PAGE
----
Perpetual Asks - Is your estate plan up to date?

September 09, 2011 (PRLEAP.COM) Business News
Estate planning is an essential part of managing your finances, especially if you have a family, a business or a complex financial situation. Peter Whitehead, Perpetual's Senior Manager Fiduciary, talks about the risks of not having a clear will and estate plan in place.

What does estate planning involve?

Estate planning is much more than simply preparing a will. Careful estate planning can ensure the wealth you have built is transferred smoothly, tax-effectively and most importantly, according to your wishes after you are gone.

While your will is essential for outlining your wishes, your estate plan incorporates all aspects of transferring your assets to your beneficiaries. Here we look at some important areas to consider.

A clear will

Do you have an up-to-date will that takes your current wishes, family and/or business situation into account? Your will is a legal document that sets out how and to whom you would like to leave your assets.

It also names an executor the person(s) who will ensure the will is carried out.

Without a current will and one that names an impartial executor who is up to the task of administering your estate, your wishes may not be carried out, causing your family considerable distress. Also, any legal disputes that arise could erode the value of your estate significantly.

Personal insurance cover

Do you have adequate personal insurance cover such as life insurance or key person insurance (for business owners)? These types of insurance can help to extinguish debts and to take care of your family and/or business if you were to die.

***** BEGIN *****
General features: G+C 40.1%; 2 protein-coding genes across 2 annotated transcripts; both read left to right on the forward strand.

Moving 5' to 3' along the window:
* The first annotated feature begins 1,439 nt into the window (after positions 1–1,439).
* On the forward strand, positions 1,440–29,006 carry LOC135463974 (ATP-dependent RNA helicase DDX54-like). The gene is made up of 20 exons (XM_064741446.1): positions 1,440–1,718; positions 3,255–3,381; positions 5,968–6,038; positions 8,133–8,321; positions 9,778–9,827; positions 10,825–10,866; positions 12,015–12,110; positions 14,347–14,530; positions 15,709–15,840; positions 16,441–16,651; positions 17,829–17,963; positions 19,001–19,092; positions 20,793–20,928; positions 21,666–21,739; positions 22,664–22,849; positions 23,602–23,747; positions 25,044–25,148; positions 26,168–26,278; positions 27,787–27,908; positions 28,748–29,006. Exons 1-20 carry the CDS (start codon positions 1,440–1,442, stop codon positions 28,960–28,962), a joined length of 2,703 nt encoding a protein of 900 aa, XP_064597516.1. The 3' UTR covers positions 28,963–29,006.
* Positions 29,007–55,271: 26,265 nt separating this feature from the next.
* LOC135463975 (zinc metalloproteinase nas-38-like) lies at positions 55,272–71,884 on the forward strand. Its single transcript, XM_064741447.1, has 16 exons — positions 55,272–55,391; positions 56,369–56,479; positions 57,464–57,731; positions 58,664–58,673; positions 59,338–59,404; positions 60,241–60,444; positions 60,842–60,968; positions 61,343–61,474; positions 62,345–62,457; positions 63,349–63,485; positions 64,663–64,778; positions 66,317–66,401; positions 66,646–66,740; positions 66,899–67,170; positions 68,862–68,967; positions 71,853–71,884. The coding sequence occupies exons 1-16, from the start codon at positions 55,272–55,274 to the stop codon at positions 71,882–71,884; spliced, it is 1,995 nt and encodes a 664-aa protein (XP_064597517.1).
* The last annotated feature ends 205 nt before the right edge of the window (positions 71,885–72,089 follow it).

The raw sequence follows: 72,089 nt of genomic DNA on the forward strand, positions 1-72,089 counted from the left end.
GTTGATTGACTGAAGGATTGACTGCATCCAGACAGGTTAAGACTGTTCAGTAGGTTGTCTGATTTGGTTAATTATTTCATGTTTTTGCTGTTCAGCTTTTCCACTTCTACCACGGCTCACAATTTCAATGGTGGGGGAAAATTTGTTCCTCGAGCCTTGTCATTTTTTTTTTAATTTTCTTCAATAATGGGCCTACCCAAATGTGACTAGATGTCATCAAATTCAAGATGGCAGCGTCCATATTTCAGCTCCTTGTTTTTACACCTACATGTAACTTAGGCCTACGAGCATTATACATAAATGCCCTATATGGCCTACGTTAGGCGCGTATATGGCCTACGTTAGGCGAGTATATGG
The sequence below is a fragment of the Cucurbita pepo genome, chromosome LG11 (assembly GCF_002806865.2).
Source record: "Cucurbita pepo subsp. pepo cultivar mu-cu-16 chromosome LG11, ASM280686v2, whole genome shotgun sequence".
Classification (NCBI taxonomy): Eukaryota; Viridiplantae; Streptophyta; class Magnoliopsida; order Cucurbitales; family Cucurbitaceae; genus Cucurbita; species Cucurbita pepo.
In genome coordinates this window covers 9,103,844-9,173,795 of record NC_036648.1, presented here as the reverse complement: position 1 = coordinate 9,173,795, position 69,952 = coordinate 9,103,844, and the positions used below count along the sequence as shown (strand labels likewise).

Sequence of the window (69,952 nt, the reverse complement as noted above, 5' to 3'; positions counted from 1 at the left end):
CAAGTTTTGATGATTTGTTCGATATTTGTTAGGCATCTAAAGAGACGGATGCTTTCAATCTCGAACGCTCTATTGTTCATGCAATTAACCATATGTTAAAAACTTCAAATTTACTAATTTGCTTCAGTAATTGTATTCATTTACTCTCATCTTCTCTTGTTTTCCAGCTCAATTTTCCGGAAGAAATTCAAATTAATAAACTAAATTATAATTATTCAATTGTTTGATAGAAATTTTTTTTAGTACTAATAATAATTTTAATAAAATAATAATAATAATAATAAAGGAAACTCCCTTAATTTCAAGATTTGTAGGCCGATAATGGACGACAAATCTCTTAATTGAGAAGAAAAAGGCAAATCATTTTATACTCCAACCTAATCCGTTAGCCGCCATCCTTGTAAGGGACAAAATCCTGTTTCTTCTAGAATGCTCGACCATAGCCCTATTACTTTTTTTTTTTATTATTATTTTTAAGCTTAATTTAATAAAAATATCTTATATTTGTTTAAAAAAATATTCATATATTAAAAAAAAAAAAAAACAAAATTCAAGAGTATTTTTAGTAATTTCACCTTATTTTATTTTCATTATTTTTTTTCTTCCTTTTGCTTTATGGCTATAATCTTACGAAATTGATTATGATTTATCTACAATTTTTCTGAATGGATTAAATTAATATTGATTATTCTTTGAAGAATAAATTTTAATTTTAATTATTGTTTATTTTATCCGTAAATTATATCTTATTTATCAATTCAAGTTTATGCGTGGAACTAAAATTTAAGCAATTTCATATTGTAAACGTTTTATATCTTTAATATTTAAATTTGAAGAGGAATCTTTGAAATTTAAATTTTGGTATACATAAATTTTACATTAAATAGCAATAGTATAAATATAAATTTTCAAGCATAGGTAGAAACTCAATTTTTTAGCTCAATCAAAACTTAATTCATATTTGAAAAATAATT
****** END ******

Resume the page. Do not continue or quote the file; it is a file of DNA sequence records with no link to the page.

Have you made a binding death nomination with your super fund that is valid and legal? Your super is not necessarily covered by your will and current legislation restricts to whom you can leave your benefits. This means ensuring you have the right documentation in place is essential. This is especially important for self managed super funds, which also fall under complex regulations.

Powers of attorney

What would happen if you suddenly became unable to manage your financial affairs? An enduring power of attorney can help should you become unable to make a financial decision in the future. An enduring power of attorney nominates a person of your choice in advance to act on your behalf should you lose capacity in the future. This includes situations where you:

- unexpectedly become ill
- have an accident
- are developing an illness such as dementia or Alzheimer's disease where you may not be in a position to make financial decisions in the future.

Without an enduring power of attorney in place, your family would have to apply to a State tribunal to appoint an administrator to manage your affairs. This can take some months which could mean that important decisions about your assets or investments may be delayed.

Trusts and tax

Are you concerned that the taxes paid by your estate and beneficiaries will detract from your legacy? Testamentary trusts can help minimise tax on your estate and maximise your beneficiaries' entitlements.

Additionally trusts can provide sound asset protection.

Leaving a lasting gift

Do you intend to leave some of your estate to charity? Establishing a charitable trust can not only be tax-effective, but can also provide a gift that will keep on giving in perpetuity. Rather than a one-off donation to a charity, monies in a charitable trust are invested and any income earned is distributed to the cause, resulting in gifts being made year after year.

A complex family situation

Any complex family situation that involves marriage, divorce, blended families, spendthrift children or those who need special care (such as disabled family members) requires special planning. A concise estate plan and will can help alleviate future problems and ensure your wishes are carried out.

Don't leave it to chance

Without a clear will and estate plan, you risk not having your wealth transferred smoothly, tax-effectively and free of legal disputes. Perpetual Private Clients can help you prepare a will and estate plan that sets out your wishes with clarity and care.